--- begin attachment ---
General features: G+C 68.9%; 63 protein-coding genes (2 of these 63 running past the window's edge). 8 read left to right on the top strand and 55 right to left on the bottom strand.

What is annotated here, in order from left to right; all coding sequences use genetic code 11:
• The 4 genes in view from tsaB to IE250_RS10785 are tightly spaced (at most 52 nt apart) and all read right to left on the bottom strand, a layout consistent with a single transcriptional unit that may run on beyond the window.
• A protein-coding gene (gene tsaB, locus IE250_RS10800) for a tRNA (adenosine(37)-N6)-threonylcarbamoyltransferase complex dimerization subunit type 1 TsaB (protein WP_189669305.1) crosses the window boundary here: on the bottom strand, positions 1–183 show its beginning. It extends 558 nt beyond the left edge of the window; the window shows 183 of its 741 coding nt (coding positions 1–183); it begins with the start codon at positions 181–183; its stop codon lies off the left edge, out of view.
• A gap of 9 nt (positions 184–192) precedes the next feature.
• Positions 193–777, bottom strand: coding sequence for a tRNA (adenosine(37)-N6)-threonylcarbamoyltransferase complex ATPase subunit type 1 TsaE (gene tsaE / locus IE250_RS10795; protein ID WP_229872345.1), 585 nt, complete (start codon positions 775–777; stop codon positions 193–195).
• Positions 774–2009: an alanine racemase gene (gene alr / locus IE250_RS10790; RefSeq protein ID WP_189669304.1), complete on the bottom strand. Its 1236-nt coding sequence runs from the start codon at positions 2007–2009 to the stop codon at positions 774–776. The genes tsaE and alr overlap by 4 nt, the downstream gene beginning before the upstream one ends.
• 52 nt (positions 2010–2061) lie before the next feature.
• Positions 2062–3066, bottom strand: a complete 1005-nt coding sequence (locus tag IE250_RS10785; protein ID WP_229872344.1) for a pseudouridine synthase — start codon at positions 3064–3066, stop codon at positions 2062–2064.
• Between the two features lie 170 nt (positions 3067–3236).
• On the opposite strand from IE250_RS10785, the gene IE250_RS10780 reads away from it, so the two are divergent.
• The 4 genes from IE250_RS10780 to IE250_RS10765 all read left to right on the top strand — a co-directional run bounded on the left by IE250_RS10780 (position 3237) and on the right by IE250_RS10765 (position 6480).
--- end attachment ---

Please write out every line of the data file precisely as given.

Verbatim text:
General features: G+C 68.9%; 63 protein-coding genes (2 of these 63 running past the window's edge). 8 read left to right on the top strand and 55 right to left on the bottom strand.

What is annotated here, in order from left to right; all coding sequences use genetic code 11:
• The 4 genes in view from tsaB to IE250_RS10785 are tightly spaced (at most 52 nt apart) and all read right to left on the bottom strand, a layout consistent with a single transcriptional unit that may run on beyond the window.
• A protein-coding gene (gene tsaB, locus IE250_RS10800) for a tRNA (adenosine(37)-N6)-threonylcarbamoyltransferase complex dimerization subunit type 1 TsaB (protein WP_189669305.1) crosses the window boundary here: on the bottom strand, positions 1–183 show its beginning. It extends 558 nt beyond the left edge of the window; the window shows 183 of its 741 coding nt (coding positions 1–183); it begins with the start codon at positions 181–183; its stop codon lies off the left edge, out of view.
• A gap of 9 nt (positions 184–192) precedes the next feature.
• Positions 193–777, bottom strand: coding sequence for a tRNA (adenosine(37)-N6)-threonylcarbamoyltransferase complex ATPase subunit type 1 TsaE (gene tsaE / locus IE250_RS10795; protein ID WP_229872345.1), 585 nt, complete (start codon positions 775–777; stop codon positions 193–195).
• Positions 774–2009: an alanine racemase gene (gene alr / locus IE250_RS10790; RefSeq protein ID WP_189669304.1), complete on the bottom strand. Its 1236-nt coding sequence runs from the start codon at positions 2007–2009 to the stop codon at positions 774–776. The genes tsaE and alr overlap by 4 nt, the downstream gene beginning before the upstream one ends.
• 52 nt (positions 2010–2061) lie before the next feature.
• Positions 2062–3066, bottom strand: a complete 1005-nt coding sequence (locus tag IE250_RS10785; protein ID WP_229872344.1) for a pseudouridine synthase — start codon at positions 3064–3066, stop codon at positions 2062–2064.
• Between the two features lie 170 nt (positions 3067–3236).
• On the opposite strand from IE250_RS10785, the gene IE250_RS10780 reads away from it, so the two are divergent.
• The 4 genes from IE250_RS10780 to IE250_RS10765 all read left to right on the top strand — a co-directional run bounded on the left by IE250_RS10780 (position 3237) and on the right by IE250_RS10765 (position 6480).